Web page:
Google Hosted LibrariesJavascript software libraries such as jQuery are loaded at endpoints on the googleapis.com or gstatic.com domains, for performance and efficiency reasons. (Privacy Policy)
    Features
    Google Custom SearchThis is feature allows you to search the site. (Privacy Policy)
    Google MapsSome articles have Google Maps embedded in them. (Privacy Policy)
    Google ChartsThis is used to display charts and graphs on articles and the author center. (Privacy Policy)
    Google AdSense Host APIThis service allows you to sign up for or associate a Google AdSense account with HubPages, so that you can earn money from ads on your articles. No data is shared unless you engage with this feature. (Privacy Policy)
    Google YouTubeSome articles have YouTube videos embedded in them. (Privacy Policy)
    VimeoSome articles have Vimeo videos embedded in them. (Privacy Policy)
    PaypalThis is used for a registered author who enrolls in the HubPages Earnings program and requests to be paid via PayPal. No data is shared with Paypal unless you engage with this feature. (Privacy Policy)
    Facebook LoginYou can use this to streamline signing up for, or signing in to your Hubpages account. No data is shared with Facebook unless you engage with this feature. (Privacy Policy)
    MavenThis supports the Maven widget and search functionality. (Privacy Policy)
    Marketing
    Google AdSenseThis is an ad network. (Privacy Policy)
    Google DoubleClickGoogle provides ad serving technology and runs an ad network. (Privacy Policy)
    Index ExchangeThis is an ad network. (Privacy Policy)
    SovrnThis is an ad network. (Privacy Policy)
    Facebook AdsThis is an ad network. (Privacy Policy)
    Amazon Unified Ad MarketplaceThis is an ad network. (Privacy Policy)
    AppNexusThis is an ad network. (Privacy Policy)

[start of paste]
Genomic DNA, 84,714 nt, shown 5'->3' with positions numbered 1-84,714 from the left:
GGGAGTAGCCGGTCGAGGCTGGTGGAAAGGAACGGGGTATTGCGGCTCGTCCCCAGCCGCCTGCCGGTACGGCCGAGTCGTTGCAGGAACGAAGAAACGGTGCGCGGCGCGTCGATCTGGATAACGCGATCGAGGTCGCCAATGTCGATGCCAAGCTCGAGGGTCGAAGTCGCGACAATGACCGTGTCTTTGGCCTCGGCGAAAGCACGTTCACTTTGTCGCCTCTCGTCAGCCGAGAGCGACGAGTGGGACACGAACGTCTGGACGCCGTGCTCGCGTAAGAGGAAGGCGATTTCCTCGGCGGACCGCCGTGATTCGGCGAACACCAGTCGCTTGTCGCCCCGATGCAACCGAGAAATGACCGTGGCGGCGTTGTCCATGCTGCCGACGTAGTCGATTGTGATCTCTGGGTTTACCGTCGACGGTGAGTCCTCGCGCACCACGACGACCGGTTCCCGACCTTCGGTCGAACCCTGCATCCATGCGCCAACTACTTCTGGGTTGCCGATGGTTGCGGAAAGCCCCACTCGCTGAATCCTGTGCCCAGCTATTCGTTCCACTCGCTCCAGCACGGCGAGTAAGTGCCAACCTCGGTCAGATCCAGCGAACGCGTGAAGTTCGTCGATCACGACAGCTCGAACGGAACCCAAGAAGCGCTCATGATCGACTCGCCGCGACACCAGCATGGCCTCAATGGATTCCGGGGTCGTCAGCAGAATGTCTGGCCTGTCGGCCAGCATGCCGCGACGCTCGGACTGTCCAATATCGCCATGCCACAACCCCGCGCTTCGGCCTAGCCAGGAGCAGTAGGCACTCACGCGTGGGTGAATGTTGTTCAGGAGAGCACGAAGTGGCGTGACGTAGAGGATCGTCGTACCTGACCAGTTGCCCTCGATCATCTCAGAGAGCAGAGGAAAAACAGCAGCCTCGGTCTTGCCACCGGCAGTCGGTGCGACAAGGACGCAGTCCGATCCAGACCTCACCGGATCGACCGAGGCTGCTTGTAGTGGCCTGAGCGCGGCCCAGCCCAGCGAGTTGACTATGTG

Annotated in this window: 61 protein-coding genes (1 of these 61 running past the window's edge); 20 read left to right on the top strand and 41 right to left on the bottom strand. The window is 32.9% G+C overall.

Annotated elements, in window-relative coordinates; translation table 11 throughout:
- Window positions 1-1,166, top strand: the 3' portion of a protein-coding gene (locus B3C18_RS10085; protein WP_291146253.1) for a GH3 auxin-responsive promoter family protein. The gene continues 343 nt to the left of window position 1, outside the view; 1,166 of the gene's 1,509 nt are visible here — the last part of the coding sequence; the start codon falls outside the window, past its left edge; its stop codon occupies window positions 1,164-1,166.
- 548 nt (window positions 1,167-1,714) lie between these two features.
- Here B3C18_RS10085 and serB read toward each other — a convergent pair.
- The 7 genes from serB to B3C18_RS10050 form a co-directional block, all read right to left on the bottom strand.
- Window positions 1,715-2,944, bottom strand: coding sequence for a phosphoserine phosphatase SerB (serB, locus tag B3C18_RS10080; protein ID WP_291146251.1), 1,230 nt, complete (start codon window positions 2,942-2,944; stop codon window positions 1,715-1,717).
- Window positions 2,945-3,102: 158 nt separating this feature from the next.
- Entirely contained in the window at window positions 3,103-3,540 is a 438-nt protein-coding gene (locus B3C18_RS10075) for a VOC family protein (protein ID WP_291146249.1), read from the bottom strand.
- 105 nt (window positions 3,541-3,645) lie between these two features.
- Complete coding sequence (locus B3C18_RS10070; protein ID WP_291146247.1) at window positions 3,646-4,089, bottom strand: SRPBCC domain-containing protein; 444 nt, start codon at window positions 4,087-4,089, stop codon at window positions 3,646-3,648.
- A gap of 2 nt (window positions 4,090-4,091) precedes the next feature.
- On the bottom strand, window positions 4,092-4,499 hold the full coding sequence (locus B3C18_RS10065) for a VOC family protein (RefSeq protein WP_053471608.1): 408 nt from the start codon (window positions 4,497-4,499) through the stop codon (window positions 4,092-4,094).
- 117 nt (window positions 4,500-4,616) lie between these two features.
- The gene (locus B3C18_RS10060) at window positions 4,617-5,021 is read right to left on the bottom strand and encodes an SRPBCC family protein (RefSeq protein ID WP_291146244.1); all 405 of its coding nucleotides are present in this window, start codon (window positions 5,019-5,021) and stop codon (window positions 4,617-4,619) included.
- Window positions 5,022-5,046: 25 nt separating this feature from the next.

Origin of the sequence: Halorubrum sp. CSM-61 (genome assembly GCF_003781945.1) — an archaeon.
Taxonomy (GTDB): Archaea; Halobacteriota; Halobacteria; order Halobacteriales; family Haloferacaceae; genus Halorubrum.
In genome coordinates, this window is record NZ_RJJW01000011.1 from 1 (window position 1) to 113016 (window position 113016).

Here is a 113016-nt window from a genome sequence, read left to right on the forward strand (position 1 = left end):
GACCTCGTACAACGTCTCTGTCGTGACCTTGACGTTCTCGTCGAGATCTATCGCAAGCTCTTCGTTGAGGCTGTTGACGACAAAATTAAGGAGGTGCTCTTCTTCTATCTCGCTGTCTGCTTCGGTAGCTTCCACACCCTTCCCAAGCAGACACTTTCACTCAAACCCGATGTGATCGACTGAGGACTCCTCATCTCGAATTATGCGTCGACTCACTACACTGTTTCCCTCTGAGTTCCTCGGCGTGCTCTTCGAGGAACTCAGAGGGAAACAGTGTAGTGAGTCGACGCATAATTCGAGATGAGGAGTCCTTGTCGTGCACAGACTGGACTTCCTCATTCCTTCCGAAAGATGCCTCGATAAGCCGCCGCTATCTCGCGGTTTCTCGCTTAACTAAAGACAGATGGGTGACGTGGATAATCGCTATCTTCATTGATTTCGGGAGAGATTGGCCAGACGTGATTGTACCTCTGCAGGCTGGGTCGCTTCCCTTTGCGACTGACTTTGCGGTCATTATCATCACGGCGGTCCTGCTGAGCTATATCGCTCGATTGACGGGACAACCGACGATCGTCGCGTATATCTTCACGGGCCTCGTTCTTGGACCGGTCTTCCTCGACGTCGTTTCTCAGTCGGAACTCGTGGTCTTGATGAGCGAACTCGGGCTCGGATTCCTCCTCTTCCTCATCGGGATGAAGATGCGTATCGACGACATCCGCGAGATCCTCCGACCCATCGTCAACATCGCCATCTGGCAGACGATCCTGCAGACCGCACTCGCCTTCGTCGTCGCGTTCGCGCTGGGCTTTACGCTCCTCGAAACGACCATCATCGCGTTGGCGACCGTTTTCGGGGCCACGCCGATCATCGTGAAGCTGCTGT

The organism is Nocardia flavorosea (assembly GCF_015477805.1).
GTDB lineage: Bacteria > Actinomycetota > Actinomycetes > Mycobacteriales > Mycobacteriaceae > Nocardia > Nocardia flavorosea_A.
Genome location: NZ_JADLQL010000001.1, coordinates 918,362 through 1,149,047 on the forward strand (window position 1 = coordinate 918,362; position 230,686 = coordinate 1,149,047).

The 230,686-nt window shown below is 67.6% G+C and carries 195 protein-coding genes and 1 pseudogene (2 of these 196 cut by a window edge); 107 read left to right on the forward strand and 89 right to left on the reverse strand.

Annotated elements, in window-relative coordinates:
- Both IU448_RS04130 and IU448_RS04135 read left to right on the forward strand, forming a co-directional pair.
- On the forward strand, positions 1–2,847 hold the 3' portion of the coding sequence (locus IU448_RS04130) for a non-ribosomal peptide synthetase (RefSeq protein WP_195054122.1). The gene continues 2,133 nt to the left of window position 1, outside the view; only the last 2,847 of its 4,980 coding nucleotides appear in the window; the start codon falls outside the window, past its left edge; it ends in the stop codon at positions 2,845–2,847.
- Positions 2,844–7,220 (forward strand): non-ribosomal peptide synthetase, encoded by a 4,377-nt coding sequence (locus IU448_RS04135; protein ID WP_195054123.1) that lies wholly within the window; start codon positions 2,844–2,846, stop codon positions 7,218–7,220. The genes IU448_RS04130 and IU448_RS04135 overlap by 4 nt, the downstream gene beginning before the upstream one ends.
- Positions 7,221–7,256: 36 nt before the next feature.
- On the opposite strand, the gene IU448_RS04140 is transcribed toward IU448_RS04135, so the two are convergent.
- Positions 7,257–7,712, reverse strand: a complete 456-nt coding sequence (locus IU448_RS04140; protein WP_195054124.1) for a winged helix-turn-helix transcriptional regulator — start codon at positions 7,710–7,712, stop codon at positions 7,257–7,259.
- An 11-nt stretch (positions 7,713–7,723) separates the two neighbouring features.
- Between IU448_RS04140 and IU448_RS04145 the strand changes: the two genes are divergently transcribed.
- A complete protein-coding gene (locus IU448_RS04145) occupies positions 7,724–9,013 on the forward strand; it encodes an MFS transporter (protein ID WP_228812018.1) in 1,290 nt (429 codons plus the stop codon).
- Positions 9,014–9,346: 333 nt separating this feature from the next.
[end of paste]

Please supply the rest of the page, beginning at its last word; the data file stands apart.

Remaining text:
OpenxThis is an ad network. (Privacy Policy)
    Rubicon ProjectThis is an ad network. (Privacy Policy)
    TripleLiftThis is an ad network. (Privacy Policy)
    Say MediaWe partner with Say Media to deliver ad campaigns on our sites. (Privacy Policy)
    Remarketing PixelsWe may use remarketing pixels from advertising networks such as Google AdWords, Bing Ads, and Facebook in order to advertise the HubPages Service to people that have visited our sites.
    Conversion Tracking PixelsWe may use conversion tracking pixels from advertising networks such as Google AdWords, Bing Ads, and Facebook in order to identify when an advertisement has successfully resulted in the desired action, such as signing up for the HubPages Service or publishing an article on the HubPages Service.
    Statistics
    Author Google AnalyticsThis is used to provide traffic data and reports to the authors of articles on the HubPages Service. (Privacy Policy)
    ComscoreComScore is a media measurement and analytics company providing marketing data and analytics to enterprises, media and advertising agencies, and publishers. Non-consent will result in ComScore only processing obfuscated personal data. (Privacy Policy)
    Amazon Tracking PixelSome articles display amazon products as part of the Amazon Affiliate program, this pixel provides traffic statistics for those products (Privacy Policy)